Obama-era climate change information removed from State Department website

The Trump State Department quietly erased the last vestiges of the Obama administration’s international climate policies.

Secretary of State nominee and former Exxon CEO Rex Tillerson. CREDIT: AP Photo/Evan Vucci
Secretary of State nominee and former Exxon CEO Rex Tillerson. CREDIT: AP Photo/Evan Vucci

Late Tuesday night, news broke that the Trump administration had ordered workers at the Environmental Protection Agency to remove the agency’s climate change information from its website, a move that stoked fears that the new administration would continue its antagonism towards science and fact.

By mid-morning Wednesday, InsideEPA reported that the climate information on the EPA’s website would be spared, at least for now. Other climate pages housed on federal websites have not been so lucky, however.

As of Wednesday, various pages mentioning climate change had been removed from the State Department website, including pages outlining the United States’ contribution to the U.N. Green Climate Fund, a page detailing America’s commitment to making climate data available for both local and international partners, the State Department’s Climate Action Report, and an overview of the Global Climate Change Initiative.

This is not the first time that the Trump administration has removed information left over from the previous administration about climate change: just minutes after Trump was sworn in as president on January 20, the new White House website — touting the Trump administration’s new policy priorities — went live without any mention of climate change.

These moves, however, are policy-oriented in nature, making them different from the kind of climate-related censorship some scientists have feared might permeate the Trump administration. The State Department’s Office of Global Change — which deals with international climate change issues — is still represented on the agency’s website, as is the Office of the Special Envoy for Climate Change. The pages that have been taken down all relate, in some way, to policies created and supported by the Obama administration.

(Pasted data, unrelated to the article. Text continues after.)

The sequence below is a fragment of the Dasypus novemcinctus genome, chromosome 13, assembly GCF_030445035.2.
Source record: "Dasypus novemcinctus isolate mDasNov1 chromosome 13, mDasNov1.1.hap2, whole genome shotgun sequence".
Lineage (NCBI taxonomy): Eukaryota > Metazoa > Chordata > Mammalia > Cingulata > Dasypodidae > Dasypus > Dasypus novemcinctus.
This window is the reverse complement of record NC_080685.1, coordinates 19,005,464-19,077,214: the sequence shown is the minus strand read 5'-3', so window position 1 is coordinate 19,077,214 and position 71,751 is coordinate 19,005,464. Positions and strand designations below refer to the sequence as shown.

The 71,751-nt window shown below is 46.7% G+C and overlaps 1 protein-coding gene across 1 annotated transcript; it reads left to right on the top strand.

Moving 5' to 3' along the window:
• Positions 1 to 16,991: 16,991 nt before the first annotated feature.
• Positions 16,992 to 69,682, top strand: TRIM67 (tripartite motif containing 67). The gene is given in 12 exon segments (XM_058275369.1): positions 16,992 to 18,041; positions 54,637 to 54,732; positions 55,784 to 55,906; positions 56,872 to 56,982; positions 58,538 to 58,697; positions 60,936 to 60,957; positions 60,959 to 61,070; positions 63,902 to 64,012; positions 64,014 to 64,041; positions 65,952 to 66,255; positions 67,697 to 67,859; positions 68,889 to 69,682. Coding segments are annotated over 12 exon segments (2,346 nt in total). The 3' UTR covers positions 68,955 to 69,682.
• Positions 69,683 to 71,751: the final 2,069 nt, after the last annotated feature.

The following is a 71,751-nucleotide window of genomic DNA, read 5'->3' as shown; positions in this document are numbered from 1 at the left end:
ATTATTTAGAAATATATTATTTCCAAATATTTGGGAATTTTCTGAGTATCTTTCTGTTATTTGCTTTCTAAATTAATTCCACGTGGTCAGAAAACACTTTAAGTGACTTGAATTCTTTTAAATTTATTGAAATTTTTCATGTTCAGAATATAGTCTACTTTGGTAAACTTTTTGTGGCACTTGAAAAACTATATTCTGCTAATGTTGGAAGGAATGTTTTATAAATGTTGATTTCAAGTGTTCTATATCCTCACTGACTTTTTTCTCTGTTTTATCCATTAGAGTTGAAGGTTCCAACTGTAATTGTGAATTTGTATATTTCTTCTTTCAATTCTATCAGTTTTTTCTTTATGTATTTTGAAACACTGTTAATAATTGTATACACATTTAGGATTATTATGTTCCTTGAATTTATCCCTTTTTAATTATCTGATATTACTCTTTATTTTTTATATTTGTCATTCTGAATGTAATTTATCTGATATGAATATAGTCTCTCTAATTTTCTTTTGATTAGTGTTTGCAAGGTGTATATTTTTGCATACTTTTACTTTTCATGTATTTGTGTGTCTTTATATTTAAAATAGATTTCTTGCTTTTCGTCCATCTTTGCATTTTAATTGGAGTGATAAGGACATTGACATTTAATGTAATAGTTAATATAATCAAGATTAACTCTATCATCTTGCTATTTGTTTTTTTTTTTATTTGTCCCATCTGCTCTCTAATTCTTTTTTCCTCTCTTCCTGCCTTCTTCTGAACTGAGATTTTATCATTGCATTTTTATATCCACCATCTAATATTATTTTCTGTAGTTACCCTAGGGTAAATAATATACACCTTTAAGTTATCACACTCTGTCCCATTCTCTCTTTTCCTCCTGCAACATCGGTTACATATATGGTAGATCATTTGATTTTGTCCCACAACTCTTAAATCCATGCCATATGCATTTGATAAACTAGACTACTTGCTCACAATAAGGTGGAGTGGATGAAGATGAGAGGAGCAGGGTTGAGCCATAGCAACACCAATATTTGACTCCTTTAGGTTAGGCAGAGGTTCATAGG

While it’s normal practice for an incoming administration to take down certain webpages, or change websites to reflect a new policy focus, the change does little to ameliorate the fears of environmentalists, climate activists, and some lawmakers that the Trump administration wants to fundamentally reverse what has been the United States’ policy on international climate action for the past eight years. Trump has pledged to both cancel all future payments to the U.N. Green Climate Fund and pull the United States out of the Paris Climate Agreement — a historic agreement that he falsely claims allows “foreign bureaucrats control over how much energy we use.”

Trump’s Secretary of State nominee Rex Tillerson —the former CEO of Exxon who is likely to be confirmed by the Senate — said in his confirmation hearing that the United States should not lead on climate change if other countries are not willing to lead as well.

“I think it’s important to have a seat at the table, but I also think it’s important that others need to step forward and decide whether this is important to them or not,” Tillerson said. “If America is the only one willing to lead, then my conclusion is the rest of the world doesn’t think it’s important.”

Unlike his predecessor, former Secretary of State John Kerry, Tillerson does not accept the scientific consensus on climate change, falsely claiming that the scientific community does not know whether humans have been the primary factor in driving recent increases in atmospheric carbon dioxide.


“Mr. Tillerson provide[d] insufficient reassurance that the United States would meet its commitment to the Paris climate accord,” Sen. Ed Markey (D-MA), who voted against Tillerson in committee, said in a statement before the vote. “He also refused to embrace the scientific view that climate change is now overwhelmingly driven by the burning of fossil fuels and failed to answer legitimate questions about Exxon’s support for climate denial groups during his tenure.”